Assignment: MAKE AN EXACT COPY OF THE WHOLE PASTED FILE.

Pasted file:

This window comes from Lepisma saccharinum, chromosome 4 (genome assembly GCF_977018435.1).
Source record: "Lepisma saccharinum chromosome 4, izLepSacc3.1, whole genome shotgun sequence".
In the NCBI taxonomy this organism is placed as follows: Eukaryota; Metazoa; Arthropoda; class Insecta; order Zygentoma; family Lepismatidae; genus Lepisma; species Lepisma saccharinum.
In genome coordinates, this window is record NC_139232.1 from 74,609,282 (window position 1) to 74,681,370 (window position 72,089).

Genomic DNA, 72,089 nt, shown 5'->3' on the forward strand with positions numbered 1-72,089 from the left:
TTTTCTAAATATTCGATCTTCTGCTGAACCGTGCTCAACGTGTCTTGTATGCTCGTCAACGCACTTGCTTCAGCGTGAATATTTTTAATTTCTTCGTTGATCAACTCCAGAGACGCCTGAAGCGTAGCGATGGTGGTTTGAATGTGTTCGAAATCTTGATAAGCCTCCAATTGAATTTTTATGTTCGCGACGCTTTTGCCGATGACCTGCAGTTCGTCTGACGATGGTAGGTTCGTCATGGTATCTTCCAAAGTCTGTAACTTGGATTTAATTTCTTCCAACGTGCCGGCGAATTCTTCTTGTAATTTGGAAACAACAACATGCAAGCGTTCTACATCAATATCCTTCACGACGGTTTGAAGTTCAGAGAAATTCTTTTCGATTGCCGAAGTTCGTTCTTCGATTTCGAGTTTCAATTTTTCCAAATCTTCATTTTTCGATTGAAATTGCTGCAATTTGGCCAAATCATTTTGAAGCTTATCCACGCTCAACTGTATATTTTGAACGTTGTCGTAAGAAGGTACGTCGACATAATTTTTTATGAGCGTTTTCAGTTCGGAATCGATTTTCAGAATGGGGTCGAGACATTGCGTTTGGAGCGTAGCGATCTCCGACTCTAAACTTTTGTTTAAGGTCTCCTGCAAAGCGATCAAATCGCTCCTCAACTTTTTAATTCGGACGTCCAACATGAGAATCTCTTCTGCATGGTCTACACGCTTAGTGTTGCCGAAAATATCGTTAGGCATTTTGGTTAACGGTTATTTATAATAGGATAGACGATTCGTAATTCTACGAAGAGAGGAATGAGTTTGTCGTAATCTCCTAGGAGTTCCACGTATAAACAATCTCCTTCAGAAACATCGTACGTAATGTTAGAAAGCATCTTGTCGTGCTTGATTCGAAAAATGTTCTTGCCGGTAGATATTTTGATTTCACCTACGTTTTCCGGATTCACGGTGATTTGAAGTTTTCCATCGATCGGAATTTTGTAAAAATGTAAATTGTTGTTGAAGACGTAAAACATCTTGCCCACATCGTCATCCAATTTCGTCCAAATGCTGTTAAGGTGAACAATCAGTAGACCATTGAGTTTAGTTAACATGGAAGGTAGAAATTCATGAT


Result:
This window comes from Lepisma saccharinum, chromosome 4 (genome assembly GCF_977018435.1).
Source record: "Lepisma saccharinum chromosome 4, izLepSacc3.1, whole genome shotgun sequence".
In the NCBI taxonomy this organism is placed as follows: Eukaryota; Metazoa; Arthropoda; class Insecta; order Zygentoma; family Lepismatidae; genus Lepisma; species Lepisma saccharinum.
In genome coordinates, this window is record NC_139232.1 from 74,609,282 (window position 1) to 74,681,370 (window position 72,089).

Genomic DNA, 72,089 nt, shown 5'->3' on the forward strand with positions numbered 1-72,089 from the left:
TTTTCTAAATATTCGATCTTCTGCTGAACCGTGCTCAACGTGTCTTGTATGCTCGTCAACGCACTTGCTTCAGCGTGAATATTTTTAATTTCTTCGTTGATCAACTCCAGAGACGCCTGAAGCGTAGCGATGGTGGTTTGAATGTGTTCGAAATCTTGATAAGCCTCCAATTGAATTTTTATGTTCGCGACGCTTTTGCCGATGACCTGCAGTTCGTCTGACGATGGTAGGTTCGTCATGGTATCTTCCAAAGTCTGTAACTTGGATTTAATTTCTTCCAACGTGCCGGCGAATTCTTCTTGTAATTTGGAAACAACAACATGCAAGCGTTCTACATCAATATCCTTCACGACGGTTTGAAGTTCAGAGAAATTCTTTTCGATTGCCGAAGTTCGTTCTTCGATTTCGAGTTTCAATTTTTCCAAATCTTCATTTTTCGATTGAAATTGCTGCAATTTGGCCAAATCATTTTGAAGCTTATCCACGCTCAACTGTATATTTTGAACGTTGTCGTAAGAAGGTACGTCGACATAATTTTTTATGAGCGTTTTCAGTTCGGAATCGATTTTCAGAATGGGGTCGAGACATTGCGTTTGGAGCGTAGCGATCTCCGACTCTAAACTTTTGTTTAAGGTCTCCTGCAAAGCGATCAAATCGCTCCTCAACTTTTTAATTCGGACGTCCAACATGAGAATCTCTTCTGCATGGTCTACACGCTTAGTGTTGCCGAAAATATCGTTAGGCATTTTGGTTAACGGTTATTTATAATAGGATAGACGATTCGTAATTCTACGAAGAGAGGAATGAGTTTGTCGTAATCTCCTAGGAGTTCCACGTATAAACAATCTCCTTCAGAAACATCGTACGTAATGTTAGAAAGCATCTTGTCGTGCTTGATTCGAAAAATGTTCTTGCCGGTAGATATTTTGATTTCACCTACGTTTTCCGGATTCACGGTGATTTGAAGTTTTCCATCGATCGGAATTTTGTAAAAATGTAAATTGTTGTTGAAGACGTAAAACATCTTGCCCACATCGTCATCCAATTTCGTCCAAATGCTGTTAAGGTGAACAATCAGTAGACCATTGAGTTTAGTTAACATGGAAGGTAGAAATTCATGAT